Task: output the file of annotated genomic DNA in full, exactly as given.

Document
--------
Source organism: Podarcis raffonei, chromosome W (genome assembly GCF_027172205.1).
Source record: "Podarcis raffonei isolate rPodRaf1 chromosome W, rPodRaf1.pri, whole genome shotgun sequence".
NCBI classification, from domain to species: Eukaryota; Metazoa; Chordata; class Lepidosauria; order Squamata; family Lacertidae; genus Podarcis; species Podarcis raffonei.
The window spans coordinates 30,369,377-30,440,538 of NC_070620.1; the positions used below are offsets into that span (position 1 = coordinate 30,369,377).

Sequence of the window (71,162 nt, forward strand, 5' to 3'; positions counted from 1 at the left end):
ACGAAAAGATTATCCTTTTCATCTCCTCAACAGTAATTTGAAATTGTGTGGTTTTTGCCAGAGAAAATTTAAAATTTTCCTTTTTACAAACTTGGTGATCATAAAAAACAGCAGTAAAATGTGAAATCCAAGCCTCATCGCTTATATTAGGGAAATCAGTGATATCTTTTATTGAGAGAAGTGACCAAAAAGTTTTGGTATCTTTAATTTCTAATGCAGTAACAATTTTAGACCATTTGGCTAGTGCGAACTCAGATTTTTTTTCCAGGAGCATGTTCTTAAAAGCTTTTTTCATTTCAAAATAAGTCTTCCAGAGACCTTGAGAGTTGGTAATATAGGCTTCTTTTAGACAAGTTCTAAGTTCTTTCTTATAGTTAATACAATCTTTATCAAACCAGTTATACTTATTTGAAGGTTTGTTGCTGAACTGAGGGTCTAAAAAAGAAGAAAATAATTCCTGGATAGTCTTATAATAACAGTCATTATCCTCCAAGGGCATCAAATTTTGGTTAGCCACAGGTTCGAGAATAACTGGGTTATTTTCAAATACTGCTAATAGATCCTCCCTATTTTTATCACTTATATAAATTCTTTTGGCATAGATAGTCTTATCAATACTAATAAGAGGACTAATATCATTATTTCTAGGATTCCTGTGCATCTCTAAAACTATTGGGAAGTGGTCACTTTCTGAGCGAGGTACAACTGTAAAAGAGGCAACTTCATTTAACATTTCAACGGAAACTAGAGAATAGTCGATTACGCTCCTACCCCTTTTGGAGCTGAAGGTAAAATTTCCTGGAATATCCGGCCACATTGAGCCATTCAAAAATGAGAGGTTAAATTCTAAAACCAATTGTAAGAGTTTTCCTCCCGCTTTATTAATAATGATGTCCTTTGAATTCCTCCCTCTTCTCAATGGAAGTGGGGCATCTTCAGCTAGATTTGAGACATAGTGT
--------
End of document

Source organism: Podarcis raffonei, chromosome W (genome assembly GCF_027172205.1).
Source record: "Podarcis raffonei isolate rPodRaf1 chromosome W, rPodRaf1.pri, whole genome shotgun sequence".
NCBI classification, from domain to species: Eukaryota; Metazoa; Chordata; class Lepidosauria; order Squamata; family Lacertidae; genus Podarcis; species Podarcis raffonei.
The window spans coordinates 30,369,377-30,440,538 of NC_070620.1; the positions used below are offsets into that span (position 1 = coordinate 30,369,377).

Sequence of the window (71,162 nt, forward strand, 5' to 3'; positions counted from 1 at the left end):
ACGAAAAGATTATCCTTTTCATCTCCTCAACAGTAATTTGAAATTGTGTGGTTTTTGCCAGAGAAAATTTAAAATTTTCCTTTTTACAAACTTGGTGATCATAAAAAACAGCAGTAAAATGTGAAATCCAAGCCTCATCGCTTATATTAGGGAAATCAGTGATATCTTTTATTGAGAGAAGTGACCAAAAAGTTTTGGTATCTTTAATTTCTAATGCAGTAACAATTTTAGACCATTTGGCTAGTGCGAACTCAGATTTTTTTTCCAGGAGCATGTTCTTAAAAGCTTTTTTCATTTCAAAATAAGTCTTCCAGAGACCTTGAGAGTTGGTAATATAGGCTTCTTTTAGACAAGTTCTAAGTTCTTTCTTATAGTTAATACAATCTTTATCAAACCAGTTATACTTATTTGAAGGTTTGTTGCTGAACTGAGGGTCTAAAAAAGAAGAAAATAATTCCTGGATAGTCTTATAATAACAGTCATTATCCTCCAAGGGCATCAAATTTTGGTTAGCCACAGGTTCGAGAATAACTGGGTTATTTTCAAATACTGCTAATAGATCCTCCCTATTTTTATCACTTATATAAATTCTTTTGGCATAGATAGTCTTATCAATACTAATAAGAGGACTAATATCATTATTTCTAGGATTCCTGTGCATCTCTAAAACTATTGGGAAGTGGTCACTTTCTGAGCGAGGTACAACTGTAAAAGAGGCAACTTCATTTAACATTTCAACGGAAACTAGAGAATAGTCGATTACGCTCCTACCCCTTTTGGAGCTGAAGGTAAAATTTCCTGGAATATCCGGCCACATTGAGCCATTCAAAAATGAGAGGTTAAATTCTAAAACCAATTGTAAGAGTTTTCCTCCCGCTTTATTAATAATGATGTCCTTTGAATTCCTCCCTCTTCTCAATGGAAGTGGGGCATCTTCAGCTAGATTTGAGACATAGTGT